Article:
TwHP Lessons

Knife River: Early Village Life on the Plains

[Cover photo] Aerial View of Earthlodge Depressions
(Knife River Indian Villages National Historic Site)

[Cover photo] Earthlodge at Knife River
(Knife River Indian Villages National Historic Site)


igh on a bluff overlooking the Knife River in the Upper Missouri River valley, soft winds ruffle the lush grasses that cover, but do not obscure, circle upon circle of raised earth with central depressions. These depressions mark all that remains of a once lively village. In the late 18th century, while European colonists were fighting a revolution with England in the eastern part of the continent, these villagers were conducting their centuries-old trade with remote tribal groups; fashioning weapons needed to hunt the big game that shared the rolling hills; tending their gardens of squash, pumpkin, beans, sunflowers, corn, and tobacco; and carrying on all the other occupations of daily life. From the ceremonial plaza—a spot of land that was once the center of village activities—one can look to the northward hills and see trails left from the travois, sled-like carriers used by hunters and traders.

Looking downward toward the slow-moving river, partly obscured by the cottonwood and willow trees that line the river banks, one can easily imagine groups felling trees to be hauled up the hill and prepared as support beams for new or reconstructed earthlodges. One can almost hear children splashing in the river's cool waters, swimming and playing about in the round bull boats that were used to cross the river.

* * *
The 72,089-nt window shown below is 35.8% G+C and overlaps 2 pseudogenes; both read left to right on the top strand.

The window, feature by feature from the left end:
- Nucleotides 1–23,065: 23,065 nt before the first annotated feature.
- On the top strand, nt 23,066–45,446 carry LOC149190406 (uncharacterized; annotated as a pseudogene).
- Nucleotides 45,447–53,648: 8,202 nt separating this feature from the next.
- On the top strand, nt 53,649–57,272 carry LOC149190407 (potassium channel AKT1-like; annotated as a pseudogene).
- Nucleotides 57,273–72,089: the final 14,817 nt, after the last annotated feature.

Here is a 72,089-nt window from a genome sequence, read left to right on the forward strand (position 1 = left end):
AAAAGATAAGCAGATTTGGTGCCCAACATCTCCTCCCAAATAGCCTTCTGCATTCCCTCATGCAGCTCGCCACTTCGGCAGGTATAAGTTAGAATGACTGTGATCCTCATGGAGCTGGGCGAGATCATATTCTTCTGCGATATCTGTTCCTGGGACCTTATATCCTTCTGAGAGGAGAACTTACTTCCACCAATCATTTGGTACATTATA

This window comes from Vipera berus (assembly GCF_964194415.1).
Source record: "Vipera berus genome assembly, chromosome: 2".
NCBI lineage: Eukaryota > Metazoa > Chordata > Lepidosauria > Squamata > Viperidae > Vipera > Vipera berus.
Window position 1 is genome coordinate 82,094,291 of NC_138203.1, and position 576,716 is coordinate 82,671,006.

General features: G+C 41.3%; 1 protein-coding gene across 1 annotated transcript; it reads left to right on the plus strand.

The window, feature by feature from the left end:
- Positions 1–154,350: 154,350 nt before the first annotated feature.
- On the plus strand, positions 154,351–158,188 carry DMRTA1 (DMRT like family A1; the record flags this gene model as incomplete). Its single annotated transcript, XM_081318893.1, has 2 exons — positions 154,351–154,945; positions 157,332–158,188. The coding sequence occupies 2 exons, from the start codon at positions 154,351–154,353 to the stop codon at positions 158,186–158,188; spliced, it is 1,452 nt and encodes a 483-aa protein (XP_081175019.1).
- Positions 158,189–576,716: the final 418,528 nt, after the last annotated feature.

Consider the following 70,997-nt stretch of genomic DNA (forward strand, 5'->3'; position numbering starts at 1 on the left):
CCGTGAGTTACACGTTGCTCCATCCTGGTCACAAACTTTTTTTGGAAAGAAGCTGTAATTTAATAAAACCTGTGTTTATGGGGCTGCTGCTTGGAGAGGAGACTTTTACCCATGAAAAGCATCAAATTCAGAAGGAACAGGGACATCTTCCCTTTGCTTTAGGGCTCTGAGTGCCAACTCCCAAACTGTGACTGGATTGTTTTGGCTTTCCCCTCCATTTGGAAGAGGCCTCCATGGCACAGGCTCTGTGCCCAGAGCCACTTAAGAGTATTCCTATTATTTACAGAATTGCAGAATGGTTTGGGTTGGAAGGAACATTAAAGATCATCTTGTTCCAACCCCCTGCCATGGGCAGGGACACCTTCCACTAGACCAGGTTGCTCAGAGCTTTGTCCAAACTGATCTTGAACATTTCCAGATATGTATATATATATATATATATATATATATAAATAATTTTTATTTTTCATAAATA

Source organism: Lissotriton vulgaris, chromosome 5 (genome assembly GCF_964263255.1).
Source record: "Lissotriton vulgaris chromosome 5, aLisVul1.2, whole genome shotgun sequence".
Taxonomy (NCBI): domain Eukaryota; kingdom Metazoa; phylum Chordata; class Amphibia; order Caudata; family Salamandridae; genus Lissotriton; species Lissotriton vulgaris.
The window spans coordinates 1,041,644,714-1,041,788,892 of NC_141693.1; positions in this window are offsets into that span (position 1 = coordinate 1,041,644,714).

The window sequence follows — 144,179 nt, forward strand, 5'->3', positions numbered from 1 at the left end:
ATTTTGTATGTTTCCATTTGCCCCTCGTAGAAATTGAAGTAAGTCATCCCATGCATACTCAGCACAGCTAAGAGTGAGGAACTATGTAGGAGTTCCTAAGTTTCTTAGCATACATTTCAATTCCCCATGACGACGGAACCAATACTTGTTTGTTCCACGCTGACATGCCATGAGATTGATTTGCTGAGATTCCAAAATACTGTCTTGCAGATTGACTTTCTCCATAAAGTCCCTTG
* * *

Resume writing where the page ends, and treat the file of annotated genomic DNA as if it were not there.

It is possible to imagine such scenes because we know what to look for. The writings and illustrations of European­American visitors to the villages during the late 18th and early 19th centuries provide a historical record of Plains Indians that is unparalleled in its abundance of information, detail, and diversity of sources. Recent archeological studies have added rich information about the site that goes back at least 3,500 years.


About This Lesson

Getting Started: Inquiry Question

Setting the Stage: Historical Context

Locating the Site: Maps
 1. North Dakota
 2. Knife River Indian Villages National
 Historic Site

 3. Northern Plains prehistoric trading system
 4. Trading relationships of the Mandan
 and Hidatsa Indians, c. 1800

Determining the Facts: Readings
 1. Village Life in the Upper Missouri
 River Valley (c. 1740–1845)

 2. Western Contact

Visual Evidence: Images
 1. Aerial view of Big Hidatsa Village
 2. Twelve-post earthlodge
 3. Hidatsa Village, Earth Covered Lodges,
 on the Knife River

 4. Bird's-Eye View of the Mandan Village

Putting It All Together: Activities
 1. Drawing Conclusions from Art
 2. Making Comparisons
 3. Researching Local Indians

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Knife River Indian Villages National Historic Site

This lesson is based on the Knife River Indian Villages National Historic Site, one of the thousands of properties listed in the National Register of Historic Places.



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